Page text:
So I asked an American guy I've talked to on IRC for over a decade now whether it could be this is more of an American thing.  Yeah, it's a real problem, he said.  His girlfriend worried about going out alone as some men were so creepy, and he linked me to this piece on Jezebel, written by a woman told to her face by the man harassing her it was her fault for being pretty.  Her fault for having the nerve to be attractive in a public place.  A man, who, for whatever reason (perhaps he'd had a terrible day; perhaps he'd tried the same "what are you reading" approach before and it had either worked or rather, had never worked and so released all his pent-up anger and self-pity in this almost empty train against this woman who dared to tell him to leave her alone; or perhaps, and this is the most likely explanation, he was just an entitled prick of the highest order used to getting what he wants), took it upon himself to terrify someone he had just met simply because she wanted to read her book in peace.

Except it obviously isn't just an American problem.  When someone captures over 100 examples of harassment, from sustained, aggressive following and invasion of personal space to less troubling but still unwanted remarks in just 10 hours of filming, as Shoshana B Roberts did just walking around New York, somehow resisting the urge to tell these man children exactly what they could do, it touches a nerve.  It touched mine.  I honestly didn't know.  I really didn't.  No, I don't suppose it's this bad universally; on a couple of occasions I have seen women being harassed in a similar fashion, and once I did check if the victim was OK, telling her how those who'd catcalled and then insulted her were arseholes, as if she didn't know.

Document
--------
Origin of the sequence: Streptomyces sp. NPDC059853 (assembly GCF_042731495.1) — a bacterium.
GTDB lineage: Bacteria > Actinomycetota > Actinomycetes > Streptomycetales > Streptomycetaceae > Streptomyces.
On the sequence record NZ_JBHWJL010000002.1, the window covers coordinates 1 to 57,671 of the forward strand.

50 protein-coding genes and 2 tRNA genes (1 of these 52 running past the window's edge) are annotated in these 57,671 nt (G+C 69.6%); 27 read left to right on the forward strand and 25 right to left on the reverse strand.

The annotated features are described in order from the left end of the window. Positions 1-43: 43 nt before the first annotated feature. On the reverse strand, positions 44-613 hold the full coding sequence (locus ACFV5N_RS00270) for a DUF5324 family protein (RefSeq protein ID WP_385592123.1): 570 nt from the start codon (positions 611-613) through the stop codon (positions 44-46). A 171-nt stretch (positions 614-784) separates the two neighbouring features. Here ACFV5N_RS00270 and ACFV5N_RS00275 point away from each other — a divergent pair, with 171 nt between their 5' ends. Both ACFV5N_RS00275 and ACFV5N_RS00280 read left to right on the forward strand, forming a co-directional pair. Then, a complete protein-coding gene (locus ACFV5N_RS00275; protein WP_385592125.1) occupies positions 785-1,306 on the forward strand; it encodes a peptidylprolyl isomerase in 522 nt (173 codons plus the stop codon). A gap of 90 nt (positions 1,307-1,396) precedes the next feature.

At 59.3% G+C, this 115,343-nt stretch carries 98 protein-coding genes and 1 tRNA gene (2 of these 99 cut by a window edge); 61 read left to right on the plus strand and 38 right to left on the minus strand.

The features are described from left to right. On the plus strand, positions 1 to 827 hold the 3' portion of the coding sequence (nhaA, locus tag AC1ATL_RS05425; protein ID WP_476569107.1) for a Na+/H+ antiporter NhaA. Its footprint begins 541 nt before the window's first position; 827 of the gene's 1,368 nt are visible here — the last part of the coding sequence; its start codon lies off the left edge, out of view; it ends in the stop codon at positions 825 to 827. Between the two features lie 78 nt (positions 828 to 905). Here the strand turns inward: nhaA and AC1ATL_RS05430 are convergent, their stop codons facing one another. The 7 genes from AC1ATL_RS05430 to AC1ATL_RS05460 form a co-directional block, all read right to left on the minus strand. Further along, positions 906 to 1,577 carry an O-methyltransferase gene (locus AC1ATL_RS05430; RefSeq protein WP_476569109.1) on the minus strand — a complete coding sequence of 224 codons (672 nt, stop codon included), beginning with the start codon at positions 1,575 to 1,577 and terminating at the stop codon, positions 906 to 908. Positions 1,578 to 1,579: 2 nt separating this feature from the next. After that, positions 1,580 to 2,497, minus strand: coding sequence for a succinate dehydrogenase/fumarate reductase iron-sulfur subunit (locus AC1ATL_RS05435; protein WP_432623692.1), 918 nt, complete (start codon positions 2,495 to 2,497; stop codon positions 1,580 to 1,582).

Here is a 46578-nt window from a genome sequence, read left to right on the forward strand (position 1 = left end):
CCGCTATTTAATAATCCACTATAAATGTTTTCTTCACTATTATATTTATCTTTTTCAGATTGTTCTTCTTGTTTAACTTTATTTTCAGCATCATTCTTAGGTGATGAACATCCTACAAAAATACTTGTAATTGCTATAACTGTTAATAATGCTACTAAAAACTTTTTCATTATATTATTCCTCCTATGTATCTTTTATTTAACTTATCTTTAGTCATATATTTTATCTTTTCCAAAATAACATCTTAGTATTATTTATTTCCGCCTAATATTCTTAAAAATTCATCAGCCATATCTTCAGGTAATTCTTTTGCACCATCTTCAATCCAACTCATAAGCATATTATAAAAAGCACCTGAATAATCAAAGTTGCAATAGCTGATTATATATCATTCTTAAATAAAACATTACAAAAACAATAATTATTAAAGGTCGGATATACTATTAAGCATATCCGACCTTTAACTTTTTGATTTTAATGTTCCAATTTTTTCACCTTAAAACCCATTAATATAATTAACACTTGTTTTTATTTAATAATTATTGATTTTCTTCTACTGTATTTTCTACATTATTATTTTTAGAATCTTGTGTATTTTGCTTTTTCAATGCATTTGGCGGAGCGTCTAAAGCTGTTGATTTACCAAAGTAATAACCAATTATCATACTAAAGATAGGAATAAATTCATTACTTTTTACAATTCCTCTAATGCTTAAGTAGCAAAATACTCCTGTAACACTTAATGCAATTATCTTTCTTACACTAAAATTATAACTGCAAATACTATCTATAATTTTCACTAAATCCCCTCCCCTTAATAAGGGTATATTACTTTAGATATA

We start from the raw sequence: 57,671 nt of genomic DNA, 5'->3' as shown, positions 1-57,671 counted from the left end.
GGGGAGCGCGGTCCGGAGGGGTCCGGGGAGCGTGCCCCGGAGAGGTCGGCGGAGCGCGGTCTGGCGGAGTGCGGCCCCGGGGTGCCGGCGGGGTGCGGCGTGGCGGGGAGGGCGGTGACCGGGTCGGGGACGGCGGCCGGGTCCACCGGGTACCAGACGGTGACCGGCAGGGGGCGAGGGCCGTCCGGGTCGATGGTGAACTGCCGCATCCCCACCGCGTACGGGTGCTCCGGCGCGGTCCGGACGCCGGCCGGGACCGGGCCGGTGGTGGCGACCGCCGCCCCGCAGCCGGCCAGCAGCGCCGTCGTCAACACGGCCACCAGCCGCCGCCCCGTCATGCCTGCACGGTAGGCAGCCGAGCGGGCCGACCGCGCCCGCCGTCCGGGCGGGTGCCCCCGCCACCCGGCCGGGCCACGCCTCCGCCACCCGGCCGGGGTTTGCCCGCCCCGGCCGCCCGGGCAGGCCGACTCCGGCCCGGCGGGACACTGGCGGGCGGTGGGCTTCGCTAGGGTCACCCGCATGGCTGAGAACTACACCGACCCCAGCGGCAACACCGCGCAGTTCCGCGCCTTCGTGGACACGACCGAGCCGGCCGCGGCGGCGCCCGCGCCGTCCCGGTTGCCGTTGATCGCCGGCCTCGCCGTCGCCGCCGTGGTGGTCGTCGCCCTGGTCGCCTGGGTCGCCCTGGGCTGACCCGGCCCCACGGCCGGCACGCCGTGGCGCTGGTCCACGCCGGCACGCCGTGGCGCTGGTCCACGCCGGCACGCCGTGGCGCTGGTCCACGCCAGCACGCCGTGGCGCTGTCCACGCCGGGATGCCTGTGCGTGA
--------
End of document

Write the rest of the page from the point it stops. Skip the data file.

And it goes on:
It poses a whole number of questions.  Do these men really not know any better? Are some of them, while undoubtedly frightening, otherwise harmless, as the guy asking whether he's "too ugly" might be, apparently oblivious to how it's what he's doing rather than his looks that make him unattractive?  Moreover, is it really so difficult to look, as men (and women) always will, without passing comment or going out of their way to make that person feel uncomfortable?  I don't doubt some long-term relationships have begun due to chance encounters, an especially flattering compliment or just chatting someone they meet on the street up on the off chance; there's a way of going about it though, and let's not pretend the vast majority want any more out of it than the (extremely remote) possibility of a quick fuck.